FFR with CT angiography
Fractional flow reserve (FFR) is usually estimated invasively using a Doppler flow wire introduced into the coronary artery and measuring the pressure drop across the coronary stenosis during maximal hyperemia induced by adenosine. FFR has been shown to be of great significance while assessing the severity of borderline coronary stenosis in deciding the need for coronary angioplasty. Fractional flow reserve estimated by computerized tomographic angiography (FFRCT) is a novel technique of getting similar information non invasively. FFR with CT angiography has been shown to be superior to conventional CT coronary angiography and it has been shown to have a high negative predictive value of 91.6% . FFRCT estimation is also called non invasive fractional flow reserve derived from coronary CT angiography .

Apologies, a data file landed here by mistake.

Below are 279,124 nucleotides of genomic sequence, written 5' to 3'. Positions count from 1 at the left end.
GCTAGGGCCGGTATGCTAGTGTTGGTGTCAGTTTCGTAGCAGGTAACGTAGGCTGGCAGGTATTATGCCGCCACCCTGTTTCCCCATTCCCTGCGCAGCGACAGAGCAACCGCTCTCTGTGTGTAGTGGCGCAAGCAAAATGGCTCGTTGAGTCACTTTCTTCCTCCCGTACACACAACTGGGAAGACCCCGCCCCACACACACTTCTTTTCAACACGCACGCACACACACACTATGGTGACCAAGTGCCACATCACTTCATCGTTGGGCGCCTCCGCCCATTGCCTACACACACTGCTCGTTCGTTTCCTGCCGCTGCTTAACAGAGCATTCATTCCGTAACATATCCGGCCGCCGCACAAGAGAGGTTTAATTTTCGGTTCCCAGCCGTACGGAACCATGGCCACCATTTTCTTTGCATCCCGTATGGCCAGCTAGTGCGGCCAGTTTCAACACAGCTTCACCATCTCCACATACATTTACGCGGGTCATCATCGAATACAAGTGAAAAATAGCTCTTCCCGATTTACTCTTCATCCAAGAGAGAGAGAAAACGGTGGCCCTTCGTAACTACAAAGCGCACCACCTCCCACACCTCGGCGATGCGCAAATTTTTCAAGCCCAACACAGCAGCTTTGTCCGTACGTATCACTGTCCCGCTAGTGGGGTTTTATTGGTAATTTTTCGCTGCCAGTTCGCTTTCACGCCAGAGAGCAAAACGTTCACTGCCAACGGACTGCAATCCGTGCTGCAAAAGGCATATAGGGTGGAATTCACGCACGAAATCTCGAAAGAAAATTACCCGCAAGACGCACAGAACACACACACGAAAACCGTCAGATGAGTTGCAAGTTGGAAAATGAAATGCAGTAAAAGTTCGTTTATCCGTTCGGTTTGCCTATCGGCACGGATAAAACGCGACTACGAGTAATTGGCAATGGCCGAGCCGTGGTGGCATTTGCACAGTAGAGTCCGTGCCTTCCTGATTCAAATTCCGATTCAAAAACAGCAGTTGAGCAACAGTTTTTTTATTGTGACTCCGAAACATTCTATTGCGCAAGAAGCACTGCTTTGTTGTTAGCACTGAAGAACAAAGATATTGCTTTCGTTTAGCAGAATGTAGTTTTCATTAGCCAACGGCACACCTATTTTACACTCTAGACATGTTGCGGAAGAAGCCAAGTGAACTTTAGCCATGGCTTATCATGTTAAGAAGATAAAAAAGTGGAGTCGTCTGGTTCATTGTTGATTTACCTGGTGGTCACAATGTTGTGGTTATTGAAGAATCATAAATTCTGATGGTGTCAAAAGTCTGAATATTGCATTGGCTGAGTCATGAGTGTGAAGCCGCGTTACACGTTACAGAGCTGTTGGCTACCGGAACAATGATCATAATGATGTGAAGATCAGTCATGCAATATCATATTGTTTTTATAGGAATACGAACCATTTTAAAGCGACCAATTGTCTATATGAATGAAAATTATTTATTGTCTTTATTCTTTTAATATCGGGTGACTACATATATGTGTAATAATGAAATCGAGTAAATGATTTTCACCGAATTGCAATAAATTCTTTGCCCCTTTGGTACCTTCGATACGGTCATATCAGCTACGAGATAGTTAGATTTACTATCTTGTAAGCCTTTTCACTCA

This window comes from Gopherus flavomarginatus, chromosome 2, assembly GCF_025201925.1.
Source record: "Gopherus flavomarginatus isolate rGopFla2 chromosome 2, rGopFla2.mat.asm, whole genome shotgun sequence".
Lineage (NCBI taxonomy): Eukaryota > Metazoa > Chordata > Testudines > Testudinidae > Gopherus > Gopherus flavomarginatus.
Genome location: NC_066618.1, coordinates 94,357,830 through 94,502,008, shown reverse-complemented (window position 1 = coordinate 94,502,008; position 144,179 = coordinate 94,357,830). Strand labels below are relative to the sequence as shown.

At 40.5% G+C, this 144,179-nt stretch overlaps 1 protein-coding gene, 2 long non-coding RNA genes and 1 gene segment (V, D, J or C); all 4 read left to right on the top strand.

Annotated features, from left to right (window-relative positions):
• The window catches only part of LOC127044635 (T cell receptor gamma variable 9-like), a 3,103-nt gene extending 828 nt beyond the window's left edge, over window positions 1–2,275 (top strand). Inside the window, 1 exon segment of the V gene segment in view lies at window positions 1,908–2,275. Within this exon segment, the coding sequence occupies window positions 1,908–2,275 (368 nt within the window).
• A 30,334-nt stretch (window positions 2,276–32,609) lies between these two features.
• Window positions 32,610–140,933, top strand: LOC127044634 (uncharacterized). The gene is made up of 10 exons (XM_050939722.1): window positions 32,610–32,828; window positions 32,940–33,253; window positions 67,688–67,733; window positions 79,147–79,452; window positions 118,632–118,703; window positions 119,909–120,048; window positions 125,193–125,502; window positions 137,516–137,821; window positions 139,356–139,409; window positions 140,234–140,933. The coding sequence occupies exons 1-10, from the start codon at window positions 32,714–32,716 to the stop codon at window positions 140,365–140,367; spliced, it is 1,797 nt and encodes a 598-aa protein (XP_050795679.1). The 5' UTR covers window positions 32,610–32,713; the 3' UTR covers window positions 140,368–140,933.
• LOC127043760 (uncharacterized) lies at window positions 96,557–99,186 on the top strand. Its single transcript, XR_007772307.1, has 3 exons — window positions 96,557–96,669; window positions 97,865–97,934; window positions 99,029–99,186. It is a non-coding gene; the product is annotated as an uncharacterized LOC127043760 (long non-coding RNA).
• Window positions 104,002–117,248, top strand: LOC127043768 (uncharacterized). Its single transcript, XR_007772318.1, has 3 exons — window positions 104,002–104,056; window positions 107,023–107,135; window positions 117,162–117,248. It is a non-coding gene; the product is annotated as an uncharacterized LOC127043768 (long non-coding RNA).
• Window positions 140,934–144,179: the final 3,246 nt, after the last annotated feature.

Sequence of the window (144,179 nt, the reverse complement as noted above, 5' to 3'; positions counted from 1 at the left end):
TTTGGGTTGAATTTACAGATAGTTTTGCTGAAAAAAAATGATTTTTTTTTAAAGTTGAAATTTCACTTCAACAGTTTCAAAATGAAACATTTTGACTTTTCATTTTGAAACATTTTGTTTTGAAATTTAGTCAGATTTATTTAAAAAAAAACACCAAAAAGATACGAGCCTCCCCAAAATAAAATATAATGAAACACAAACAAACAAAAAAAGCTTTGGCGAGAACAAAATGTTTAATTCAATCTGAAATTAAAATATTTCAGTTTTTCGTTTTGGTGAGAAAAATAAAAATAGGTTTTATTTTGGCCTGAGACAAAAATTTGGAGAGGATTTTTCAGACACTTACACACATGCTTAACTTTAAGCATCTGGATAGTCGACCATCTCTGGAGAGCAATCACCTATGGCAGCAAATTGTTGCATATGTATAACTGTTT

The PLATFORM study assessed the quality of life and economic outcomes of using FFR with CT angiography . The study involved 584 patients with atypical angina and 49% pretest probability of coronary artery disease. They documented that FFRCT based strategy was associated with less resource utilization and cost at 90 days than invasive evaluation. This was even after setting the cost weight of FFRCT to 7 times that of CT coronary angiography. FFRCT was also associated with better quality of life than conventional non invasive testing.
A recent meta-analysis showed that CT coronary angiography had a pooled sensitivity of 0.92 and specificity of 0.43. FFRCT increased this specificity to 0.72 so that positive predictive value improved from 0.56 to 0.70. There was no improvement in sensitivity .
Excellent correlation between FFR and FFRCT while assessing serial coronary stenoses have also been documented, with correlation coefficient of 0.92, in a study involving 18 vessels with serial coronary lesions and stable angina pectoris .
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